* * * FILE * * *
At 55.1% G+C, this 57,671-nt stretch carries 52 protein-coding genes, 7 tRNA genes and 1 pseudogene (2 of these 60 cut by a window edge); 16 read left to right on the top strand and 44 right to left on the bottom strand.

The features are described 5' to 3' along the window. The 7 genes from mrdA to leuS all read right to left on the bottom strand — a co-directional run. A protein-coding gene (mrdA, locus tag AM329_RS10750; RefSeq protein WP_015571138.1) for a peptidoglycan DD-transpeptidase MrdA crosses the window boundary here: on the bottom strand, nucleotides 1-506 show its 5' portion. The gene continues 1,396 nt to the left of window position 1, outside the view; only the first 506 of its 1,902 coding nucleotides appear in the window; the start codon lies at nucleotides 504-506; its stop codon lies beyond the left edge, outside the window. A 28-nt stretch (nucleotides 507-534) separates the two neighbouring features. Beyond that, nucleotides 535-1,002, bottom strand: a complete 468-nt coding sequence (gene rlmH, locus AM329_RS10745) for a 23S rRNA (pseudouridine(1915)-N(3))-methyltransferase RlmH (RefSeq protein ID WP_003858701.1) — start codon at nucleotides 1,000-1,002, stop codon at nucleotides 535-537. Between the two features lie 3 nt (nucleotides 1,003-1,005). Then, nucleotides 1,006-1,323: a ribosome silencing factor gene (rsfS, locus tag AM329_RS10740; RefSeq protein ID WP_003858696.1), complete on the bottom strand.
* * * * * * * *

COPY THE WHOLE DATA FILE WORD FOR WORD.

At 55.1% G+C, this 57,671-nt stretch carries 52 protein-coding genes, 7 tRNA genes and 1 pseudogene (2 of these 60 cut by a window edge); 16 read left to right on the top strand and 44 right to left on the bottom strand.

The features are described 5' to 3' along the window. The 7 genes from mrdA to leuS all read right to left on the bottom strand — a co-directional run. A protein-coding gene (mrdA, locus tag AM329_RS10750; RefSeq protein WP_015571138.1) for a peptidoglycan DD-transpeptidase MrdA crosses the window boundary here: on the bottom strand, nucleotides 1-506 show its 5' portion. The gene continues 1,396 nt to the left of window position 1, outside the view; only the first 506 of its 1,902 coding nucleotides appear in the window; the start codon lies at nucleotides 504-506; its stop codon lies beyond the left edge, outside the window. A 28-nt stretch (nucleotides 507-534) separates the two neighbouring features. Beyond that, nucleotides 535-1,002, bottom strand: a complete 468-nt coding sequence (gene rlmH, locus AM329_RS10745) for a 23S rRNA (pseudouridine(1915)-N(3))-methyltransferase RlmH (RefSeq protein ID WP_003858701.1) — start codon at nucleotides 1,000-1,002, stop codon at nucleotides 535-537. Between the two features lie 3 nt (nucleotides 1,003-1,005). Then, nucleotides 1,006-1,323: a ribosome silencing factor gene (rsfS, locus tag AM329_RS10740; RefSeq protein ID WP_003858696.1), complete on the bottom strand.